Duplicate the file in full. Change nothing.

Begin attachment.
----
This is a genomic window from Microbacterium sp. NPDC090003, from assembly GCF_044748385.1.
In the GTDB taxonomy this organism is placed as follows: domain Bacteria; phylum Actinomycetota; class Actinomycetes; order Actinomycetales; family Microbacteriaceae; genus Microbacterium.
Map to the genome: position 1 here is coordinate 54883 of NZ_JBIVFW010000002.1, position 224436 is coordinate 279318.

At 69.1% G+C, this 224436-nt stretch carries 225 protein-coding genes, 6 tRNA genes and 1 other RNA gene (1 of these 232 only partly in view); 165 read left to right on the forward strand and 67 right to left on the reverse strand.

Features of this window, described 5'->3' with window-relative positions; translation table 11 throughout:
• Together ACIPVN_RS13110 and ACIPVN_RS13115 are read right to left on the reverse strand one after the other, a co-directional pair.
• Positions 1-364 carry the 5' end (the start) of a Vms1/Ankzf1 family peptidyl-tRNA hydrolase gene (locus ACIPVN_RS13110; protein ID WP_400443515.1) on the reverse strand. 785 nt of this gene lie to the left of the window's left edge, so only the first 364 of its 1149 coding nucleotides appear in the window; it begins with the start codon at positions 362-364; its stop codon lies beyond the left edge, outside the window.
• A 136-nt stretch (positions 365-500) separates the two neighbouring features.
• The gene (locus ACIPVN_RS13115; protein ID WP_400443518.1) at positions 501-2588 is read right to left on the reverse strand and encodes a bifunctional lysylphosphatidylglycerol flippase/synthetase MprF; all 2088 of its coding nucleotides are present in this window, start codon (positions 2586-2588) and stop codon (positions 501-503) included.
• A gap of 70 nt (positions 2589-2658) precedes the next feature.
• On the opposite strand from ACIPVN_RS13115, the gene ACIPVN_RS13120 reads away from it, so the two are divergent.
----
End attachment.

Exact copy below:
This is a genomic window from Microbacterium sp. NPDC090003, from assembly GCF_044748385.1.
In the GTDB taxonomy this organism is placed as follows: domain Bacteria; phylum Actinomycetota; class Actinomycetes; order Actinomycetales; family Microbacteriaceae; genus Microbacterium.
Map to the genome: position 1 here is coordinate 54883 of NZ_JBIVFW010000002.1, position 224436 is coordinate 279318.

At 69.1% G+C, this 224436-nt stretch carries 225 protein-coding genes, 6 tRNA genes and 1 other RNA gene (1 of these 232 only partly in view); 165 read left to right on the forward strand and 67 right to left on the reverse strand.

Features of this window, described 5'->3' with window-relative positions; translation table 11 throughout:
• Together ACIPVN_RS13110 and ACIPVN_RS13115 are read right to left on the reverse strand one after the other, a co-directional pair.
• Positions 1-364 carry the 5' end (the start) of a Vms1/Ankzf1 family peptidyl-tRNA hydrolase gene (locus ACIPVN_RS13110; protein ID WP_400443515.1) on the reverse strand. 785 nt of this gene lie to the left of the window's left edge, so only the first 364 of its 1149 coding nucleotides appear in the window; it begins with the start codon at positions 362-364; its stop codon lies beyond the left edge, outside the window.
• A 136-nt stretch (positions 365-500) separates the two neighbouring features.
• The gene (locus ACIPVN_RS13115; protein ID WP_400443518.1) at positions 501-2588 is read right to left on the reverse strand and encodes a bifunctional lysylphosphatidylglycerol flippase/synthetase MprF; all 2088 of its coding nucleotides are present in this window, start codon (positions 2586-2588) and stop codon (positions 501-503) included.
• A gap of 70 nt (positions 2589-2658) precedes the next feature.
• On the opposite strand from ACIPVN_RS13115, the gene ACIPVN_RS13120 reads away from it, so the two are divergent.